There are TSA agents who know my name. I can draw a freehand map of the airport. I have a had a passport that was not valid three months after international travel and was not allowed to board the plane. I have seen a drunk woman who was, in fact, so drunk that she could not get up from her seat. I have not, however, seen an Ultra-Orthodox man ask to switch seats because he was seated next to a woman. That said, I rarely go on flights with Ultra-Orthodox clientele, but every so often, I read a story about "Orthodox seat swapping" in the paper, along with the conflicting opinions that go along with it: it's embarrassing, it's degrading, he did the right/wrong thing, G-D is on his side, etc.

As a fairly observant young Jewish woman, I sympathize with both sides of the argument, but find it difficult to sympathize with and condone public embarrassment. Both parties are probably mortified at the seating arrangement, but only one of them (the Ultra-Orthodox man) embarrasses the other (the woman/traveling companion) in front of the whole plane.

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In Judaism (as in many other religions), embarrassing people publicly is a sin-- so much so, in fact, that causing blood to drain from one's face (or rush to one's face) is comparable to murder. (That's what many people say-- no joke.) Being publicly asked to move spots because you are a woman is embarrassing to say the least. (And I say "asked" lightly, because, in many cases, the man actually refuses to speak to the woman.) Now, I understand the man's plight, but there are ways to avoid this problem-- and public shaming is just not one of them.


Frankly, if an Ultra-Orthodox man refused to speak to me on a plane but indirectly asked to change seats and alerted the whole plane as to his problem with my gender (or rather, my not being his wife), I'm not sure I would switch spots. I do not view his seating choice as sexist, just as I don't view being shomer negiah (not touching the opposite gender) or not talking to boys as sexist. It's simply an issue of religious modesty. And I deeply respect that. What I don't respect is how this religious modesty becomes an excuse to embarrass people publicly. I have read accounts of Ultra-Orthodox Jewish men refusing to speak to the women next to them and making it clear to the whole plane that the woman's gender was the problem rather than the lack of modesty. Even if I am sensitive to the request, the way I would be treated in such a situation makes me feel like less than a human being. Again, I understand that Orthodox Jewish men do not talk to women who are not their wives, but to embarrass them by not speaking to these women directly or calling a whole plane's attention to their refusal to sit next to a woman is, in my mind, a greater sin. (Not to mention delaying a flight and stealing others' precious time.)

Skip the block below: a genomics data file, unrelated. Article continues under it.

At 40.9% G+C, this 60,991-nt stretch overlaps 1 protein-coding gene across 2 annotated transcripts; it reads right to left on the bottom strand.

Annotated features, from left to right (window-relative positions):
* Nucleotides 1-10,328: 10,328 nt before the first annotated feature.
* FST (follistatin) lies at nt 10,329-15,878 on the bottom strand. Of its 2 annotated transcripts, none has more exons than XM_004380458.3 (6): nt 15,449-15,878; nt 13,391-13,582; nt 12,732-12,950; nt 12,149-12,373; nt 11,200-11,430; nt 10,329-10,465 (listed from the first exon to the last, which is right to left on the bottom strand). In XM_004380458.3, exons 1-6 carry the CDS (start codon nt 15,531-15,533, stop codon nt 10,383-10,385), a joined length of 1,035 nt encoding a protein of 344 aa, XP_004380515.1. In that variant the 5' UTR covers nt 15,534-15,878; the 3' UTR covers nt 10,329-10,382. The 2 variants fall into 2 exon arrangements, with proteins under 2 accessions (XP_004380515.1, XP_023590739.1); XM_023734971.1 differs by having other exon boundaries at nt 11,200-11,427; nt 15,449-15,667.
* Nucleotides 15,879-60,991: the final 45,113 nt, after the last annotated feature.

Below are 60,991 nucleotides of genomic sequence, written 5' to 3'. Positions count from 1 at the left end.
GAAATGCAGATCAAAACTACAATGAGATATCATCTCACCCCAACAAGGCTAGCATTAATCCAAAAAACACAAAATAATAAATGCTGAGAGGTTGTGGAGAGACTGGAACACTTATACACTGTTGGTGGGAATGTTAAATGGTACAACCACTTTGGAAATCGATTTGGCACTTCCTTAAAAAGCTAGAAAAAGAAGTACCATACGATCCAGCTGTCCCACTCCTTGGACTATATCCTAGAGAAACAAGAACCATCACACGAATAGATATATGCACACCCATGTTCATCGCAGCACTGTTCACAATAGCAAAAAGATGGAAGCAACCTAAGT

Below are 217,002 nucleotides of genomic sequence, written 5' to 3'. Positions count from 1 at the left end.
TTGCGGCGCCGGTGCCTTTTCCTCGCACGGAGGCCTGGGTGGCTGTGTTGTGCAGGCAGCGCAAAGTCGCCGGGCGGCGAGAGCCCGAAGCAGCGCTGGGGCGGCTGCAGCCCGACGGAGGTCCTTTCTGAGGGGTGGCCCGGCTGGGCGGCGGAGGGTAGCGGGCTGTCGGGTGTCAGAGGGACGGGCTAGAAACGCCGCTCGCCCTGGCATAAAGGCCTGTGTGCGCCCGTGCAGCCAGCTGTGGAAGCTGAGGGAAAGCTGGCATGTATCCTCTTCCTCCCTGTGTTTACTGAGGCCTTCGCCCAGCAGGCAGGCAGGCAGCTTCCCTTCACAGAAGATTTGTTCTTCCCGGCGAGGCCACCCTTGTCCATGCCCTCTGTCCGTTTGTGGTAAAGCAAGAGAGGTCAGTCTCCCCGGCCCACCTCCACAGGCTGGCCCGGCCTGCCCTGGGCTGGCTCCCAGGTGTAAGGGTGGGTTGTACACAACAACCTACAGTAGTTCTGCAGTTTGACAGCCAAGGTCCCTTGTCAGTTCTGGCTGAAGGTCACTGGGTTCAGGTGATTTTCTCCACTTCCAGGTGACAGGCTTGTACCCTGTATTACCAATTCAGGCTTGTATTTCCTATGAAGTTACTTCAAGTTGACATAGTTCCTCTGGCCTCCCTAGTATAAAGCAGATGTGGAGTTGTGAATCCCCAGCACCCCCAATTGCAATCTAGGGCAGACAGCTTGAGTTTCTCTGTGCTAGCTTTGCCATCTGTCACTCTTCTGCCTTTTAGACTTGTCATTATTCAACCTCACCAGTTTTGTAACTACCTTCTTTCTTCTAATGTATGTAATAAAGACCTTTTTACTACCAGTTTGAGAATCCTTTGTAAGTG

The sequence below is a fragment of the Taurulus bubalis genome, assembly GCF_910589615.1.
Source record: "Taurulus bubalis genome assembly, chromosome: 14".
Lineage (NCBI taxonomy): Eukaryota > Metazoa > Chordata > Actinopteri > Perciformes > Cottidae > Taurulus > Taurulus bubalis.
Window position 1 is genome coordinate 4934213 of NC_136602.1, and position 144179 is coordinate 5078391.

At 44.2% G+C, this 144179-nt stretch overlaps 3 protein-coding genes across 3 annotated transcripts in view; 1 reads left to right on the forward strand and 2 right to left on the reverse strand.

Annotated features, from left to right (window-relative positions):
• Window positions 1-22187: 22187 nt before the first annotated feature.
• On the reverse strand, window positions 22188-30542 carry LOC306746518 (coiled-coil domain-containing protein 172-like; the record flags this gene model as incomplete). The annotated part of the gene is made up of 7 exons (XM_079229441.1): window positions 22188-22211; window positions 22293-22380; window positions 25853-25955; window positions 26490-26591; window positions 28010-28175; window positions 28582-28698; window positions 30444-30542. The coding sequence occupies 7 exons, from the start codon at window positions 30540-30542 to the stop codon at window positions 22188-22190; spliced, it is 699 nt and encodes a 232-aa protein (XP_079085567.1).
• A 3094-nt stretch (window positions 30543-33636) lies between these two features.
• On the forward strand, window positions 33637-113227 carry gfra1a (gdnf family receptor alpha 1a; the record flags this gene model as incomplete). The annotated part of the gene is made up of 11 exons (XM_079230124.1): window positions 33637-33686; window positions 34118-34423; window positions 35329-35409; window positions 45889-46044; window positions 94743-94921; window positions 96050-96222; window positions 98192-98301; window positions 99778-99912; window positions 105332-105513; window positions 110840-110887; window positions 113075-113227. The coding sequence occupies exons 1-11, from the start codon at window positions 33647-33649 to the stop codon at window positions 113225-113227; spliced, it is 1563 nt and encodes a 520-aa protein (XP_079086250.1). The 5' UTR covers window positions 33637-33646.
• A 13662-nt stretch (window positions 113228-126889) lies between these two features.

Some people got so angry after reading about this incident that they suggested throwing the men off the plane-- which is equal embarrassment in a sense, but, on the other hand, may teach the man a lesson to change his ways. As someone suggested to the New York Times, he can just buy two plane tickets.  The reward for handling the situation smoothly is twofold: not touching a woman and not embarrassing a woman. (Or any human being, for that matter.) And as an added bonus, not delaying a flight!

I remember a girl I met who was shomeret negiah. She told me that she would shake hands with a man if he offered his hand so as to protect him from embarrassment. So I encourage all Orthodox Jewish men to follow this fellow human being's example. It is critical not to bring anyone to shame, so the next time you make travel arrangements, keep the red face of your female travel companion in mind and buy two seats.

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Follow my musings about Israel, Palestine, anti-Semitism, Judaism, war and peace on Twitter @LeoraEisenberg and on Facebook at Leora Noor Eisenberg.

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